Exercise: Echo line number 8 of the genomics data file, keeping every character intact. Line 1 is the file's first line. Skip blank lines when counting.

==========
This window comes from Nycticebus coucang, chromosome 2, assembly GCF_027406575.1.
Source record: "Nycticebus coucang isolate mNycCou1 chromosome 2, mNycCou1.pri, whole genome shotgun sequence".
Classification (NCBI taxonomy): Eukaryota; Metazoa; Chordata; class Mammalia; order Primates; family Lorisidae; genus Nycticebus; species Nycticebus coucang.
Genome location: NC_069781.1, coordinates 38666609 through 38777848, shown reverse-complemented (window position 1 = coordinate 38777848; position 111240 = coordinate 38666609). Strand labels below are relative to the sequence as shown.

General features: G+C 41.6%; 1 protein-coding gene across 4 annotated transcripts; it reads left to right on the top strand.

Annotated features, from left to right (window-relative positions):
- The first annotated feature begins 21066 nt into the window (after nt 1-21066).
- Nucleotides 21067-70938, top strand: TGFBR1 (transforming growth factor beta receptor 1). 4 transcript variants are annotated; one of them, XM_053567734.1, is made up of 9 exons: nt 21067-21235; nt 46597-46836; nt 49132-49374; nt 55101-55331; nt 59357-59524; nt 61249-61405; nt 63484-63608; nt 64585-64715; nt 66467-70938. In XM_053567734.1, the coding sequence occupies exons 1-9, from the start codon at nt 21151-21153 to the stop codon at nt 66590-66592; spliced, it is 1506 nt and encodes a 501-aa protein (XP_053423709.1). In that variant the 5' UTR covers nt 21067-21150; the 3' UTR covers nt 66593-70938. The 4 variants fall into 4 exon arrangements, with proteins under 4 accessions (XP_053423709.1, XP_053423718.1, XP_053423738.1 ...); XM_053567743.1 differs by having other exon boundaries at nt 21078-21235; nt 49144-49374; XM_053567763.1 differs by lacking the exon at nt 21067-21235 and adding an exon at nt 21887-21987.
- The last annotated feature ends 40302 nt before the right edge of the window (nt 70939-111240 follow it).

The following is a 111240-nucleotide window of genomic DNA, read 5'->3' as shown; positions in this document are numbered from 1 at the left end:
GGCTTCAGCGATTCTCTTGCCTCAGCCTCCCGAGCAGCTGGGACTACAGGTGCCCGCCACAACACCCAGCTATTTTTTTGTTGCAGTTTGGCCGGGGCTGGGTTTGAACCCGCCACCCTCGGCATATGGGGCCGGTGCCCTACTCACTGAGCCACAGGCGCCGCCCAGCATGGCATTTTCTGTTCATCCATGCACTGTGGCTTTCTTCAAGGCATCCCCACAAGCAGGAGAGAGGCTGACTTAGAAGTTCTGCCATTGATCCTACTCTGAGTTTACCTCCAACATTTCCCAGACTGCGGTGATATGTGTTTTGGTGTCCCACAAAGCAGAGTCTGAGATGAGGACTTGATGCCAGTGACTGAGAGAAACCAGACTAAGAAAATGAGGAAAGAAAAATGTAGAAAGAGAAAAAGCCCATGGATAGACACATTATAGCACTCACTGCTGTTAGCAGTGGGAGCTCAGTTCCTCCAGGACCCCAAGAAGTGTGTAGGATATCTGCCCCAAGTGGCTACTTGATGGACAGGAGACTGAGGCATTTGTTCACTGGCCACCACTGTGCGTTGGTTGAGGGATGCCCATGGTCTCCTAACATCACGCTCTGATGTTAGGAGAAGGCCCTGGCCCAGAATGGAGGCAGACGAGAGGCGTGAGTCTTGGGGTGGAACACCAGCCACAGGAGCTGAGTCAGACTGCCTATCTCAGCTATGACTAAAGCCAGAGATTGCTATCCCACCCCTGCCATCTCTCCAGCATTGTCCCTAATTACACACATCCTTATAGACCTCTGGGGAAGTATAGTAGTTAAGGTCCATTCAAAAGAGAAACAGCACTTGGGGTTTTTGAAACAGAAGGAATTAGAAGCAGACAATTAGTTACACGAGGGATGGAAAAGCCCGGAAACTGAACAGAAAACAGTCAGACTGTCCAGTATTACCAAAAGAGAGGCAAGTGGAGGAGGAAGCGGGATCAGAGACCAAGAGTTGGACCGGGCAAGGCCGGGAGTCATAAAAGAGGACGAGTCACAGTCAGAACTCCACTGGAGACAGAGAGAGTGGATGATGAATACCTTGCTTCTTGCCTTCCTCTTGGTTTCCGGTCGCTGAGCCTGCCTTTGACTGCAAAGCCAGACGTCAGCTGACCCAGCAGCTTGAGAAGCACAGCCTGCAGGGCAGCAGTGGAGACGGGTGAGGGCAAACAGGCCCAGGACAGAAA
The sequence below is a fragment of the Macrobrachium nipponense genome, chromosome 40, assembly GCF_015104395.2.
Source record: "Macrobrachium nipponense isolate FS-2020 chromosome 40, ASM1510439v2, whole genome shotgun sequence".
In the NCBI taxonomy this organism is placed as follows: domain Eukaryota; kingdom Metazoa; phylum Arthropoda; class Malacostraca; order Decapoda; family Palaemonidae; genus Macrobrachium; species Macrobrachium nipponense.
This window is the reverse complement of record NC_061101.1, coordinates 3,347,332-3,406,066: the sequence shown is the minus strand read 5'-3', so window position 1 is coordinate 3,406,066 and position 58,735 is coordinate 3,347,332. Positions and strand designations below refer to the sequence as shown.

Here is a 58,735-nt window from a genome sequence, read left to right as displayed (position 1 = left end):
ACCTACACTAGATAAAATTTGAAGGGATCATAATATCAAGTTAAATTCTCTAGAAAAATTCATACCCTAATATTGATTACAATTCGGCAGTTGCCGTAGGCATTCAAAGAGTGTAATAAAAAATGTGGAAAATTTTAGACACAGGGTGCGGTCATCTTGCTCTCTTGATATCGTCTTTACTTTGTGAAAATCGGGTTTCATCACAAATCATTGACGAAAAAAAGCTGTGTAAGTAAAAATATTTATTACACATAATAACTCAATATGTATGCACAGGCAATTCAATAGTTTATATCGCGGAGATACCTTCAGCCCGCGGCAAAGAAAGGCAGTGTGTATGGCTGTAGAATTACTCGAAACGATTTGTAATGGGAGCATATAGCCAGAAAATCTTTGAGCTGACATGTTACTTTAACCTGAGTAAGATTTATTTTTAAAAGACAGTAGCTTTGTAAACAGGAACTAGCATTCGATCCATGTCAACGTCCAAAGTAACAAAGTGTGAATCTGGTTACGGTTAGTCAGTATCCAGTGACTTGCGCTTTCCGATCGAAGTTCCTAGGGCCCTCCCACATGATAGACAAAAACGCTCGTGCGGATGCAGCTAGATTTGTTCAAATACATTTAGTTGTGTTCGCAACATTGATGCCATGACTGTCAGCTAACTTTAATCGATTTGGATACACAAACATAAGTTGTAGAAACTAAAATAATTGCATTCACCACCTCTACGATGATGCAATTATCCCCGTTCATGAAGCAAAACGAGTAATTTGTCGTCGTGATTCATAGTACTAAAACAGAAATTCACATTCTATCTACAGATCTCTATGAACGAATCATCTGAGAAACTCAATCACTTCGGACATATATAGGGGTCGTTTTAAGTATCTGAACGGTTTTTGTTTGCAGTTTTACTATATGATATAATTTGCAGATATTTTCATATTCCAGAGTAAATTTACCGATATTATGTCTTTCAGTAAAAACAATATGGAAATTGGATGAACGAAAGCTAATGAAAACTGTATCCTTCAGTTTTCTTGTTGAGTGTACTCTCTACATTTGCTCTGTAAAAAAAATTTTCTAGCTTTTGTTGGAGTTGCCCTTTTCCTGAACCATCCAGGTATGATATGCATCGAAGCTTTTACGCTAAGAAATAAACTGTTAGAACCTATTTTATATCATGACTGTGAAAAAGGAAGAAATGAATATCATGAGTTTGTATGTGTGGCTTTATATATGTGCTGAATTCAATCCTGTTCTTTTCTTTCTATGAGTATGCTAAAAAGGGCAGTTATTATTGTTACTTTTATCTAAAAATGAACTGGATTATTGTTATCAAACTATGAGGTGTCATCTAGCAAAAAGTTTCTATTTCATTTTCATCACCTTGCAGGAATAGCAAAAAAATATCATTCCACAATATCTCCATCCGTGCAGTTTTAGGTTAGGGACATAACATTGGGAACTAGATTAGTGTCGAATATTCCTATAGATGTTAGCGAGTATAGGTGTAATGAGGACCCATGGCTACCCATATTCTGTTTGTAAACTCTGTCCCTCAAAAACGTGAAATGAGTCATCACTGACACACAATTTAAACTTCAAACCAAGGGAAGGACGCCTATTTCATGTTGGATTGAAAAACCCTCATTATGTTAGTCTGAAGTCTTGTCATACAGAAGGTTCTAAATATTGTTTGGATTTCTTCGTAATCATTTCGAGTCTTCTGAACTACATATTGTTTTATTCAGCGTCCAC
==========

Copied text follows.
- Nucleotides 21067-70938, top strand: TGFBR1 (transforming growth factor beta receptor 1). 4 transcript variants are annotated; one of them, XM_053567734.1, is made up of 9 exons: nt 21067-21235; nt 46597-46836; nt 49132-49374; nt 55101-55331; nt 59357-59524; nt 61249-61405; nt 63484-63608; nt 64585-64715; nt 66467-70938. In XM_053567734.1, the coding sequence occupies exons 1-9, from the start codon at nt 21151-21153 to the stop codon at nt 66590-66592; spliced, it is 1506 nt and encodes a 501-aa protein (XP_053423709.1). In that variant the 5' UTR covers nt 21067-21150; the 3' UTR covers nt 66593-70938. The 4 variants fall into 4 exon arrangements, with proteins under 4 accessions (XP_053423709.1, XP_053423718.1, XP_053423738.1 ...); XM_053567743.1 differs by having other exon boundaries at nt 21078-21235; nt 49144-49374; XM_053567763.1 differs by lacking the exon at nt 21067-21235 and adding an exon at nt 21887-21987.